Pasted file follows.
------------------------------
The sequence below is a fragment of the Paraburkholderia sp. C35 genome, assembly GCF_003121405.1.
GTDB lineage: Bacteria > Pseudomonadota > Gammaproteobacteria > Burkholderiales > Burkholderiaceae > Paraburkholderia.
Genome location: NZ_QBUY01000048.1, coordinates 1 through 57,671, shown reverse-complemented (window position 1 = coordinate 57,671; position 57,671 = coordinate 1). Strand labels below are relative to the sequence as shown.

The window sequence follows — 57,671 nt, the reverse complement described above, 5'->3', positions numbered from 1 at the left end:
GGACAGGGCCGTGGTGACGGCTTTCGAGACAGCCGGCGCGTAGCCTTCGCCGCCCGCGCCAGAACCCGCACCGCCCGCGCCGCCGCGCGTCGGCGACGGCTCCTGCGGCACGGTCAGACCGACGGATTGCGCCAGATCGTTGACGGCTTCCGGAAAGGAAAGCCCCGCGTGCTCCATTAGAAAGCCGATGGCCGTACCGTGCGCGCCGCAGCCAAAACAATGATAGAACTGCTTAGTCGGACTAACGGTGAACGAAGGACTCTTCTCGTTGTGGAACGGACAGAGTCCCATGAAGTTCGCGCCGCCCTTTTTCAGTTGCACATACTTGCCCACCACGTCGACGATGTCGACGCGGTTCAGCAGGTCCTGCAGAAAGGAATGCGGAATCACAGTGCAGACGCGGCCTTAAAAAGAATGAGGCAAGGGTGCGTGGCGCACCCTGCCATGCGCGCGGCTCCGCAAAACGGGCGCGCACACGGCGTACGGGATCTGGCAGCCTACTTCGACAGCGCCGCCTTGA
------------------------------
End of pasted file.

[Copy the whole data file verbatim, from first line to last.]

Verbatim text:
The sequence below is a fragment of the Paraburkholderia sp. C35 genome, assembly GCF_003121405.1.
GTDB lineage: Bacteria > Pseudomonadota > Gammaproteobacteria > Burkholderiales > Burkholderiaceae > Paraburkholderia.
Genome location: NZ_QBUY01000048.1, coordinates 1 through 57,671, shown reverse-complemented (window position 1 = coordinate 57,671; position 57,671 = coordinate 1). Strand labels below are relative to the sequence as shown.

The window sequence follows — 57,671 nt, the reverse complement described above, 5'->3', positions numbered from 1 at the left end:
GGACAGGGCCGTGGTGACGGCTTTCGAGACAGCCGGCGCGTAGCCTTCGCCGCCCGCGCCAGAACCCGCACCGCCCGCGCCGCCGCGCGTCGGCGACGGCTCCTGCGGCACGGTCAGACCGACGGATTGCGCCAGATCGTTGACGGCTTCCGGAAAGGAAAGCCCCGCGTGCTCCATTAGAAAGCCGATGGCCGTACCGTGCGCGCCGCAGCCAAAACAATGATAGAACTGCTTAGTCGGACTAACGGTGAACGAAGGACTCTTCTCGTTGTGGAACGGACAGAGTCCCATGAAGTTCGCGCCGCCCTTTTTCAGTTGCACATACTTGCCCACCACGTCGACGATGTCGACGCGGTTCAGCAGGTCCTGCAGAAAGGAATGCGGAATCACAGTGCAGACGCGGCCTTAAAAAGAATGAGGCAAGGGTGCGTGGCGCACCCTGCCATGCGCGCGGCTCCGCAAAACGGGCGCGCACACGGCGTACGGGATCTGGCAGCCTACTTCGACAGCGCCGCCTTGA